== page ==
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Originally published August 12, 2007 at 12:00 AM | Page modified August 12, 2007 at 2:06 AM

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Yattle could be new beef alternative

Spying three intruders inside their grassy Loudoun County, Va., sanctuary, a herd of horned bovines immediately went on the defensive. The animals grouped together...

The Washington Post

Bovines in brief

Some differences between yaks and cattle:

Yaks and cattle belong to the Bos genus but are different species.

Yak meat is 5 percent fat; beef is 15 percent.

Yaks grunt; cows moo.

Yak farmers say yaks eat between one-third and one-half of what cattle eat.

The Washington Post

WASHINGTON — Spying three intruders inside their grassy Loudoun County, Va., sanctuary, a herd of horned bovines immediately went on the defensive. The animals grouped together and charged full speed across the field to within 10 feet, dropped their front shoulders and dared anyone to take another step.

"That's the yak in them," farmer Pete Mentzer explained.

The what?

"They're 50-50 yak and beef animal," he said of the creatures, which have long faces, low-set ears, thick coats and tails, and oddly angled horns.

Mentzer, who grew up farming in Loudoun, and his partner, Jim Dumbrell, a retired British oil- and gas-pipeline consultant, are breeding yattle: a cross between cows and yaks. "We laughingly call it Frankensteer," Dumbrell said of the crossbreed.

Right now, yattle are the next big nothing. But Mentzer and Dumbrell hope they become the rage of a health-conscious society looking for a low-fat alternative to traditional beef.

Because yaks, with their horns and long coats, are cold-weather animals native to such places as Tibet, their fat is concentrated on the outside of their bodies, not riddled throughout, resulting in a low-cholesterol but slightly tough meat, Dumbrell said. By breeding the animals with beef cattle, the two hope to meld the best traits of both species.

A far cry from the days when the success or failure of the year's harvest governed family fortunes, ventures such as Dumbrell's are often pursued more out of whimsy than necessity.

"I get a lot of pleasure out of it," said Dumbrell, 65, who came to Loudoun 18 years ago and describes himself as a novice farmer. "I love working with animals."

Yaks are stupid

Dumbrell said he got the idea to raise livestock after taking in a "seriously deformed" cow, Stumpy, who was being shunned by the rest of the herd on a neighbor's farm. Seeking company for the creature, he explored his options.

"We were trying to find something that was different. We were thinking of alpacas, then bison, but the fencing for bison would be pretty expensive," given their strength and aggression. He summed up his reasons for choosing yaks with a single word and a grin: "Stupidity."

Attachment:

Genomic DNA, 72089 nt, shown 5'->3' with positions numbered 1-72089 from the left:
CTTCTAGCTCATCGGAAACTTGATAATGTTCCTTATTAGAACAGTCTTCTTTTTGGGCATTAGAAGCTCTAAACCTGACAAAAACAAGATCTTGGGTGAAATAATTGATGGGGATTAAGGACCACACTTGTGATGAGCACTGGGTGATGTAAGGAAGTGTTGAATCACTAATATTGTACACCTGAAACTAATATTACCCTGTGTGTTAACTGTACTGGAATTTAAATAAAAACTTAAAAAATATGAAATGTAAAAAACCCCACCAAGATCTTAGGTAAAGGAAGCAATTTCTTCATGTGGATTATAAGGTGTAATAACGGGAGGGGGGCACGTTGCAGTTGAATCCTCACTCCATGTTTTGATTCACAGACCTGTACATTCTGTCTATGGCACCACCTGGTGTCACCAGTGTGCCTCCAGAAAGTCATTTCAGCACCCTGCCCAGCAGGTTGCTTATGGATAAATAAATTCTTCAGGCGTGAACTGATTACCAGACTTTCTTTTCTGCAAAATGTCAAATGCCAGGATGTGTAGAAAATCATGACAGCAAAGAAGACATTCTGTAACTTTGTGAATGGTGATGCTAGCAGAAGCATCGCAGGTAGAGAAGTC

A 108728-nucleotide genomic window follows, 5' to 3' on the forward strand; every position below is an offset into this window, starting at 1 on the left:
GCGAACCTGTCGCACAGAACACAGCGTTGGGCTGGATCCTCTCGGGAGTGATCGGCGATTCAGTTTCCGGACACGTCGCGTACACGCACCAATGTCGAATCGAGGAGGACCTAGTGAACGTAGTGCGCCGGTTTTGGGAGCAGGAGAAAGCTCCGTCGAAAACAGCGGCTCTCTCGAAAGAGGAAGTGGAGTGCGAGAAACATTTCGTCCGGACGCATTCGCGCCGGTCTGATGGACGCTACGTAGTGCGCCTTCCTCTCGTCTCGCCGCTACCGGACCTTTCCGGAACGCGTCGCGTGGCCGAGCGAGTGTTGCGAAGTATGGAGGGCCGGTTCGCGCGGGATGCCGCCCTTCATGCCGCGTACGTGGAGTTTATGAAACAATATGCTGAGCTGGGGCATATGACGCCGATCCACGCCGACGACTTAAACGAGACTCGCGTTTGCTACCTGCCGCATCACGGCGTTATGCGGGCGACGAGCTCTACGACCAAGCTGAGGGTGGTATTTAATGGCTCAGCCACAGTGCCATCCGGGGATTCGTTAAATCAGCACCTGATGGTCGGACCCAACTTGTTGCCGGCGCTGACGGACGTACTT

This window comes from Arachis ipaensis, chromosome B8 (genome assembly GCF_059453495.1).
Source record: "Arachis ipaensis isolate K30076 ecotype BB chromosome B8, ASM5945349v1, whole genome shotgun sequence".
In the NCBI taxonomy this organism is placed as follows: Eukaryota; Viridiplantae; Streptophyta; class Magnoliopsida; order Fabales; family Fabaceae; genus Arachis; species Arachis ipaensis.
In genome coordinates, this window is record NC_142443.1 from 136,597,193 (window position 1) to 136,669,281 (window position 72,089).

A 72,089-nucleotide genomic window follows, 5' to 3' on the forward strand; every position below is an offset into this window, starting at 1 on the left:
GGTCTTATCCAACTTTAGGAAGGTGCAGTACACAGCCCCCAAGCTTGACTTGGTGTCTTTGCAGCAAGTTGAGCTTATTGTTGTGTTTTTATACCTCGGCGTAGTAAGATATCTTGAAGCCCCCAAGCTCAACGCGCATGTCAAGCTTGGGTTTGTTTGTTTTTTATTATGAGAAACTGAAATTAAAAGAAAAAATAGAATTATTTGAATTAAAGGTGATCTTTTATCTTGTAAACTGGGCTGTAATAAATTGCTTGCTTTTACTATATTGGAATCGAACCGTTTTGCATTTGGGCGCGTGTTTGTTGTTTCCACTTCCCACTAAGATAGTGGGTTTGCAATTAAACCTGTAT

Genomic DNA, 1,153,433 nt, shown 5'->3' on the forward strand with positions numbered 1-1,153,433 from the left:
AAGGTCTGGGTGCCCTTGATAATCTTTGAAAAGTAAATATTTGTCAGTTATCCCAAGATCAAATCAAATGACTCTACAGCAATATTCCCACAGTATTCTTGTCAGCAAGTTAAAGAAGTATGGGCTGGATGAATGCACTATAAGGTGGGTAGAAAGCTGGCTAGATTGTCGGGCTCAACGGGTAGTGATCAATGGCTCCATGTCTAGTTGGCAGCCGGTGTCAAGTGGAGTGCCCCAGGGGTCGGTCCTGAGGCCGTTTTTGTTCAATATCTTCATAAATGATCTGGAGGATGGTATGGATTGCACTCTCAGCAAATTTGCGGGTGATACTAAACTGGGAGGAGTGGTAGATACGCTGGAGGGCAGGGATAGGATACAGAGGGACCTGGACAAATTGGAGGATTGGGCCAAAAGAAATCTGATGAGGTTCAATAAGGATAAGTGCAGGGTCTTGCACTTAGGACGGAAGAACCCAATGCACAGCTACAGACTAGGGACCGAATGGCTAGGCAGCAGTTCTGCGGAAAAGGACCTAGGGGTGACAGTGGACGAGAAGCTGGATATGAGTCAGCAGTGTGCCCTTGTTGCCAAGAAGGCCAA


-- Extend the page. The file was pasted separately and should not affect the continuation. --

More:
Realizing he'd need a real farmer to help handle the up-to-1,300-pound animals, Dumbrell partnered with his neighbor, Mentzer, who, after 36 years of working for the power company Pepco, decided he wanted to return to his roots and give farming another go.

Asked whether he ever thought he'd be partnered with a British yattle farmer, Mentzer, 69, said: "Absolutely not. No way, shape or form."

Dumbrell has 30 yaks on his 70-acre farm — which flies British and U.S. flags near its workshop — while cattle and yattle are kept on neighboring farms where Mentzer works as a manager.

Unlike other crosses such as mules, which are infertile, only male yattle are sterile, allowing females — which might or might not have horns — to procreate with bulls.

Crossing species risky

Yattle are not the first example of two species being crossed to please the human palate.

In the early 1970s, beefalo — crosses of bison and beef cattle — was marketed commercially in the United States. That venture has largely flopped because of a low supply of animals, said Bob Weaber, a geneticist specializing in beef cattle at the University of Missouri.

American Beefalo International, an association of breeders primarily in the United States, reports registering 200 to 300 beefalo each year.

Weaber said crossing species is usually risky, given the fertility challenges involved. "You kinda gotta scratch your head as to why they'd do it," Weaber said of the yattle enterprise.

Michael Greger, director of public health and animal agriculture at the Humane Society of the United States, expressed little concern about the crossing of cow and yak, saying there could be benefits.

"Some of these kinds of specialized animals may have higher welfare because the farmer may have put a lot of resources into these sort of niche species," Greger said. Dumbrell and Mentzer's yattle operation is one of only a handful in the country, said John Hooper, vice president of the International Yak Association. Hooper, who has a yak farm in Cold Spring, Minn., said his group estimates there are 5,000 yaks in the United States, mostly in colder, higher-altitude climates, such as Colorado.

So far, Dumbrell has bred eight yattle but hasn't tasted the meat. Although his financial future is not riding on it, he is fairly confident the end product, still two to three years away, will be a hit.

"It's marketing," he said. "It could be the worst crap you've ever tasted in your life, but you'll pay for it, because it's taken eight years to achieve."

Copyright © 2007 The Seattle Times Company

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